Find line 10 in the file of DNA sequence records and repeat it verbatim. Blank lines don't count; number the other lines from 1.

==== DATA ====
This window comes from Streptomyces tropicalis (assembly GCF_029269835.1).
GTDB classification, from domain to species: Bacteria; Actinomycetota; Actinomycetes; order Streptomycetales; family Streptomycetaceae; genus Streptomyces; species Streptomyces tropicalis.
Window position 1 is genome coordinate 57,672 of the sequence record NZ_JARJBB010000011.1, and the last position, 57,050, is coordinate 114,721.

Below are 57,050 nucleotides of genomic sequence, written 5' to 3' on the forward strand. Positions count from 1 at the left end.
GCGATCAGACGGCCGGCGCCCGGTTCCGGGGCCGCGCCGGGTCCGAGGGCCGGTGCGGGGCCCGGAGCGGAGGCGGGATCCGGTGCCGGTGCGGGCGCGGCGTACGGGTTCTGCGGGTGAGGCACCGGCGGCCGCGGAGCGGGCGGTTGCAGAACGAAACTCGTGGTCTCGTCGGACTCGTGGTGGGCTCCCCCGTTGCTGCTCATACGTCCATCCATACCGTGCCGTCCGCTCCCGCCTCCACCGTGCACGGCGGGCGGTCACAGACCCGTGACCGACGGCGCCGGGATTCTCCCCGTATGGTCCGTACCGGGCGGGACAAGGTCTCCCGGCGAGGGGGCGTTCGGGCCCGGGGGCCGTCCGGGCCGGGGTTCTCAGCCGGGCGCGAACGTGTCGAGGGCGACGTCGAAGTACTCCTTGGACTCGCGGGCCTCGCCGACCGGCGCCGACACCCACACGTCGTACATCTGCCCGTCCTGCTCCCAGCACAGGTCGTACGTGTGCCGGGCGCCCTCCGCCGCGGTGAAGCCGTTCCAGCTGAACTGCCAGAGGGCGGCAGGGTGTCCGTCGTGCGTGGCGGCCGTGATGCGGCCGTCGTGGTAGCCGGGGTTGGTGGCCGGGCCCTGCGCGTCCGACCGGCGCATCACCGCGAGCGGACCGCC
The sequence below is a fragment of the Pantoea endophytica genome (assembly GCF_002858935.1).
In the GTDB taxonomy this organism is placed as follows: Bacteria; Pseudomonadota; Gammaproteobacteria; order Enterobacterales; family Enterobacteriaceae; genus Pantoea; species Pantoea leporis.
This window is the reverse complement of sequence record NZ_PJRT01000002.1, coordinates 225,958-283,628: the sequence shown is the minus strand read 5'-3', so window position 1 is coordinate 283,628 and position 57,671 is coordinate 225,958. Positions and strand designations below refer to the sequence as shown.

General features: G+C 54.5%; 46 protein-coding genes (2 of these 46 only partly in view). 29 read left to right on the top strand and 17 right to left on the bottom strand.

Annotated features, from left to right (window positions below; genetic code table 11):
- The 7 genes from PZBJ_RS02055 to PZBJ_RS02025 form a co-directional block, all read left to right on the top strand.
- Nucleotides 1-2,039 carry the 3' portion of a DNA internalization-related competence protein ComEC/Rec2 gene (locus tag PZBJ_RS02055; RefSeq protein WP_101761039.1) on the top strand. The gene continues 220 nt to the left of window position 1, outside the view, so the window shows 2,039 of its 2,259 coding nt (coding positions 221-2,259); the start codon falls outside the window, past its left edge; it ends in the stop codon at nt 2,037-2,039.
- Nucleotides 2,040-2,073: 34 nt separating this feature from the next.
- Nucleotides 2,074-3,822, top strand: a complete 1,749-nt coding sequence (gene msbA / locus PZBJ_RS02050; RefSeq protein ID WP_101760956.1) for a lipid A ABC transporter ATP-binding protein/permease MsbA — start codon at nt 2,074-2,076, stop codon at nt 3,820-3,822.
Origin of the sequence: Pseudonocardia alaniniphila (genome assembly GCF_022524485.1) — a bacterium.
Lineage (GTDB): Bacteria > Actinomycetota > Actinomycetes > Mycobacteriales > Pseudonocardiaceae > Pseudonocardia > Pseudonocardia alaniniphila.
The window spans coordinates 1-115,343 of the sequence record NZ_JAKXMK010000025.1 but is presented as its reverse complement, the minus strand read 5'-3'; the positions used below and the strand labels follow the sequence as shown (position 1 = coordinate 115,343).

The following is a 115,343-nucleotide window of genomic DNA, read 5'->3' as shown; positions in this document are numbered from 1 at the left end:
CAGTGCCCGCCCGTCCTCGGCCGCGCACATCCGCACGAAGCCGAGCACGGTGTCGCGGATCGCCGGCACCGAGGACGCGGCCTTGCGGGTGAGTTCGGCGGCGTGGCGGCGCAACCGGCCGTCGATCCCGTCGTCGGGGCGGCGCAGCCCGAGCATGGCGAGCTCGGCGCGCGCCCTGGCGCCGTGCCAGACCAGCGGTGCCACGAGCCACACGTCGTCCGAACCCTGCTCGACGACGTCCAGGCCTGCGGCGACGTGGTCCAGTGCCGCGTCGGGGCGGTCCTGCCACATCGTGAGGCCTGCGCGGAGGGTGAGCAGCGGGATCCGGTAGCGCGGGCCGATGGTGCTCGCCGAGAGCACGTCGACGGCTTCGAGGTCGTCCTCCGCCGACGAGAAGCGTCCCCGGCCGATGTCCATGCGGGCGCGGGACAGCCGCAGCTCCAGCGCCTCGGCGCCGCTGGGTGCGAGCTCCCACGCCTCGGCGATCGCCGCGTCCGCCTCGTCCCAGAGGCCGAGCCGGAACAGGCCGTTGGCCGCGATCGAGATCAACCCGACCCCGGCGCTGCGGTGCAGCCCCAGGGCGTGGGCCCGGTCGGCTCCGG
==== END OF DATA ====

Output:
Annotated features, from left to right (window positions below; genetic code table 11):